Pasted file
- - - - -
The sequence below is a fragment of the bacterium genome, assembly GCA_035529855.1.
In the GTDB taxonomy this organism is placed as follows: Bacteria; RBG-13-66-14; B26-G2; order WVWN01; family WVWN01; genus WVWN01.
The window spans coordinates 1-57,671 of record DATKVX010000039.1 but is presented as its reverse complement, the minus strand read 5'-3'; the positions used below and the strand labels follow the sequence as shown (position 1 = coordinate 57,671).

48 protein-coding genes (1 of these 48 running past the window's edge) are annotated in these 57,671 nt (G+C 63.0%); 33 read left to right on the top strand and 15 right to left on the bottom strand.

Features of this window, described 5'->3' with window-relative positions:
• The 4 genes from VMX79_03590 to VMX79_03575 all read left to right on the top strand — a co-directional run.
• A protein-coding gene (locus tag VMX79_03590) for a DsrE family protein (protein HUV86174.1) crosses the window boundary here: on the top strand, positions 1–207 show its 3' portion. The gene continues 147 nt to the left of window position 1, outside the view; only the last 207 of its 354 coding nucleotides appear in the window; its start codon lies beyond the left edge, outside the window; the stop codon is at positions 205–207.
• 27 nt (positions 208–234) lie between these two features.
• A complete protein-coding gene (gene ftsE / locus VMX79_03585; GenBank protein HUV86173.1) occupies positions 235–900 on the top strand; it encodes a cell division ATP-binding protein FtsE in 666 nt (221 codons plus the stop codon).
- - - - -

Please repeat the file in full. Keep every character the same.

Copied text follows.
The sequence below is a fragment of the bacterium genome, assembly GCA_035529855.1.
In the GTDB taxonomy this organism is placed as follows: Bacteria; RBG-13-66-14; B26-G2; order WVWN01; family WVWN01; genus WVWN01.
The window spans coordinates 1-57,671 of record DATKVX010000039.1 but is presented as its reverse complement, the minus strand read 5'-3'; the positions used below and the strand labels follow the sequence as shown (position 1 = coordinate 57,671).

48 protein-coding genes (1 of these 48 running past the window's edge) are annotated in these 57,671 nt (G+C 63.0%); 33 read left to right on the top strand and 15 right to left on the bottom strand.

Features of this window, described 5'->3' with window-relative positions:
• The 4 genes from VMX79_03590 to VMX79_03575 all read left to right on the top strand — a co-directional run.
• A protein-coding gene (locus tag VMX79_03590) for a DsrE family protein (protein HUV86174.1) crosses the window boundary here: on the top strand, positions 1–207 show its 3' portion. The gene continues 147 nt to the left of window position 1, outside the view; only the last 207 of its 354 coding nucleotides appear in the window; its start codon lies beyond the left edge, outside the window; the stop codon is at positions 205–207.
• 27 nt (positions 208–234) lie between these two features.
• A complete protein-coding gene (gene ftsE / locus VMX79_03585; GenBank protein HUV86173.1) occupies positions 235–900 on the top strand; it encodes a cell division ATP-binding protein FtsE in 666 nt (221 codons plus the stop codon).